Application of deep learning networks to crime prediction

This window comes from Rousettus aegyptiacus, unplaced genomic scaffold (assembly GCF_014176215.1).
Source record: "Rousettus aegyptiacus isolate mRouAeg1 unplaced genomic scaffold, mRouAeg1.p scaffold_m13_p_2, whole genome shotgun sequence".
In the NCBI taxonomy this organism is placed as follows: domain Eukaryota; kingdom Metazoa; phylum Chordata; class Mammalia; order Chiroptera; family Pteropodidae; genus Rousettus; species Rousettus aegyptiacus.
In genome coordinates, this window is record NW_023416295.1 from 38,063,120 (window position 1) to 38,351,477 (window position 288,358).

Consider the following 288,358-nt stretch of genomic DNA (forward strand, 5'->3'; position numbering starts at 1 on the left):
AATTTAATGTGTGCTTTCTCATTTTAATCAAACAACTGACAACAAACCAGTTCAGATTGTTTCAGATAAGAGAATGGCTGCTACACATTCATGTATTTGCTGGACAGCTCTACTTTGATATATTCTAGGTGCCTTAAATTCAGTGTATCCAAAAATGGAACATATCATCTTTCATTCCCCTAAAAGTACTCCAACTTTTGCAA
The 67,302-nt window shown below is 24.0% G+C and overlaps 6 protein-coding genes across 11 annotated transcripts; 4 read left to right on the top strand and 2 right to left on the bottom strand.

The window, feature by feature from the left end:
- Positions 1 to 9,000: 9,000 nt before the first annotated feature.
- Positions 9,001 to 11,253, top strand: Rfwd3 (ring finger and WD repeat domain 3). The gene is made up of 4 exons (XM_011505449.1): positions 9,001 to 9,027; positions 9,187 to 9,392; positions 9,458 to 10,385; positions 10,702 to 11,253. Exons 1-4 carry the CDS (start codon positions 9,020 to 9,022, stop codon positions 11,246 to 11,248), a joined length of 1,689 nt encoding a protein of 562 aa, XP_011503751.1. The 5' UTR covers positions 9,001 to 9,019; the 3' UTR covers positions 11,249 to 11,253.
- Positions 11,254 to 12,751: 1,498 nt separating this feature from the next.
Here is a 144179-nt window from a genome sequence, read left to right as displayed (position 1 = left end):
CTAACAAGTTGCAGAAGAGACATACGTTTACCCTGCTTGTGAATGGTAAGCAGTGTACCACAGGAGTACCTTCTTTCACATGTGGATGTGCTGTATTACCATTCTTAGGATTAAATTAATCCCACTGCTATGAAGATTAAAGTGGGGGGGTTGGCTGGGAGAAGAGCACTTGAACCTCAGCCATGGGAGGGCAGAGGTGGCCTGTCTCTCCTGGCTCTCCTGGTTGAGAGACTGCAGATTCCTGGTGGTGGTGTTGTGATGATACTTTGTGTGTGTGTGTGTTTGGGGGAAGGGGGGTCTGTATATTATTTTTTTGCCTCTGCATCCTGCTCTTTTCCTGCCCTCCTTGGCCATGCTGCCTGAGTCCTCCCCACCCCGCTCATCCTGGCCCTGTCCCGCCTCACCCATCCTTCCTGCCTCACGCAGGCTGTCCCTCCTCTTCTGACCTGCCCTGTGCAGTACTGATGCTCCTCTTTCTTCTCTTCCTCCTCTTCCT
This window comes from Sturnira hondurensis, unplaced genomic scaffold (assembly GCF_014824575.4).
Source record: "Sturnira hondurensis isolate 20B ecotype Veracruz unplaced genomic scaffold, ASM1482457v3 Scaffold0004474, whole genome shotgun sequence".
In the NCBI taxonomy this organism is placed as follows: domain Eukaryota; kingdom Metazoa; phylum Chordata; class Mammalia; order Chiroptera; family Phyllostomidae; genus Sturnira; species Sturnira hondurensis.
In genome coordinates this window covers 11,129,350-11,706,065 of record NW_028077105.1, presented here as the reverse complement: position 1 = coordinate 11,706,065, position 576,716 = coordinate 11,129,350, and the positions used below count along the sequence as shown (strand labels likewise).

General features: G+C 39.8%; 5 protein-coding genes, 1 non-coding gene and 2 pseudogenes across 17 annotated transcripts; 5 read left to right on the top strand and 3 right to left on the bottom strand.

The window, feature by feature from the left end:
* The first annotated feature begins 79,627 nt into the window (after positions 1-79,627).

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[ACCESS RESTRICTED TO THE UNIVERSITY OF MISSOURI AT AUTHOR'S REQUEST.] Crimes are a major public concern in cities. Every day, a tremendous amount of law enforcement and policemen have been assigned to patrol and protect society from crimes of violence. With limited law enforcement resources in big city like Chicago, if crimes can be predicted rather than just investigated after they happen, then police officers can potentially be placed at the right time and location efficiently and achieve better crime prevention. This thesis discuss the use of deep learning networks, an advanced machine learning technique, as applied to the task of predicting future crimes. First, an extensive set of experiments of various types of network structures, together with various pre-processing dimension-reduction techniques, are conducted on the MNIST handwritten digits image recognition dataset  to understand their performances and quality-cost trade-offs. Then, various deep learning networks are applied to future crime prediction based on historical crime records. Based on 13 years of crime data from the City of Chicago Crime Data Portal  , a region containing diverse crime activities is identified and used in the learning experiments. The region is divided into 11 ₉ 11 grids. The learning problem formulation predicts whether a crime will occur on a particular day, based on the crime activities in the previous day in all grids. The entire data set contains 4667 examples, derived from crime data of 4668 days. Extensive experimental results show that deep networks achieve better results than a basic prediction algorithm.
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